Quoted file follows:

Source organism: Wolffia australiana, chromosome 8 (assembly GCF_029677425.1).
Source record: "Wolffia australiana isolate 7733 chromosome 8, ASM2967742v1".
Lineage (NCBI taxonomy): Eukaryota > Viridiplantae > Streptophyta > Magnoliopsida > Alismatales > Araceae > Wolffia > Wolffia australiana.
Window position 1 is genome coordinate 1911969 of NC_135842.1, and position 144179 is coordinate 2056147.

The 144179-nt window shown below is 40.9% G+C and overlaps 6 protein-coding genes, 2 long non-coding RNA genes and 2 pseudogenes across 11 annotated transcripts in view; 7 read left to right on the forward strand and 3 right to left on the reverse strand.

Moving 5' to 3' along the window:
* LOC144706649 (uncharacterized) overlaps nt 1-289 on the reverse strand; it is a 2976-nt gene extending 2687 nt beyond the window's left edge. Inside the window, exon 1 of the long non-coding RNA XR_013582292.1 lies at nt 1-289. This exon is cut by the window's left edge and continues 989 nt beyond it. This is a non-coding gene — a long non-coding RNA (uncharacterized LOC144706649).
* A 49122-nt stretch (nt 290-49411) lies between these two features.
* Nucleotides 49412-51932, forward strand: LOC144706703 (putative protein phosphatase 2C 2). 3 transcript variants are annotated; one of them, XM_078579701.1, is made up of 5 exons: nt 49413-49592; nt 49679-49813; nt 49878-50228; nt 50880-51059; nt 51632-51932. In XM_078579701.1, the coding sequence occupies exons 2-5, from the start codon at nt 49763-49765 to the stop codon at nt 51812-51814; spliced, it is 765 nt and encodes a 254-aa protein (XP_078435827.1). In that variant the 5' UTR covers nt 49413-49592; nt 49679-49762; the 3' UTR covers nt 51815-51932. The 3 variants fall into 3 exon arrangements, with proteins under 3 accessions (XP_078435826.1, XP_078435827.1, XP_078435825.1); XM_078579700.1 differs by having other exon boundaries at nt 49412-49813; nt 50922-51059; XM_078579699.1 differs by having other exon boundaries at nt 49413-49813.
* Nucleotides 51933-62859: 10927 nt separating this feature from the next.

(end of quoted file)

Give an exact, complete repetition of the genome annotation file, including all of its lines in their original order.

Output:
Source organism: Wolffia australiana, chromosome 8 (assembly GCF_029677425.1).
Source record: "Wolffia australiana isolate 7733 chromosome 8, ASM2967742v1".
Lineage (NCBI taxonomy): Eukaryota > Viridiplantae > Streptophyta > Magnoliopsida > Alismatales > Araceae > Wolffia > Wolffia australiana.
Window position 1 is genome coordinate 1911969 of NC_135842.1, and position 144179 is coordinate 2056147.

The 144179-nt window shown below is 40.9% G+C and overlaps 6 protein-coding genes, 2 long non-coding RNA genes and 2 pseudogenes across 11 annotated transcripts in view; 7 read left to right on the forward strand and 3 right to left on the reverse strand.

Moving 5' to 3' along the window:
* LOC144706649 (uncharacterized) overlaps nt 1-289 on the reverse strand; it is a 2976-nt gene extending 2687 nt beyond the window's left edge. Inside the window, exon 1 of the long non-coding RNA XR_013582292.1 lies at nt 1-289. This exon is cut by the window's left edge and continues 989 nt beyond it. This is a non-coding gene — a long non-coding RNA (uncharacterized LOC144706649).
* A 49122-nt stretch (nt 290-49411) lies between these two features.
* Nucleotides 49412-51932, forward strand: LOC144706703 (putative protein phosphatase 2C 2). 3 transcript variants are annotated; one of them, XM_078579701.1, is made up of 5 exons: nt 49413-49592; nt 49679-49813; nt 49878-50228; nt 50880-51059; nt 51632-51932. In XM_078579701.1, the coding sequence occupies exons 2-5, from the start codon at nt 49763-49765 to the stop codon at nt 51812-51814; spliced, it is 765 nt and encodes a 254-aa protein (XP_078435827.1). In that variant the 5' UTR covers nt 49413-49592; nt 49679-49762; the 3' UTR covers nt 51815-51932. The 3 variants fall into 3 exon arrangements, with proteins under 3 accessions (XP_078435826.1, XP_078435827.1, XP_078435825.1); XM_078579700.1 differs by having other exon boundaries at nt 49412-49813; nt 50922-51059; XM_078579699.1 differs by having other exon boundaries at nt 49413-49813.
* Nucleotides 51933-62859: 10927 nt separating this feature from the next.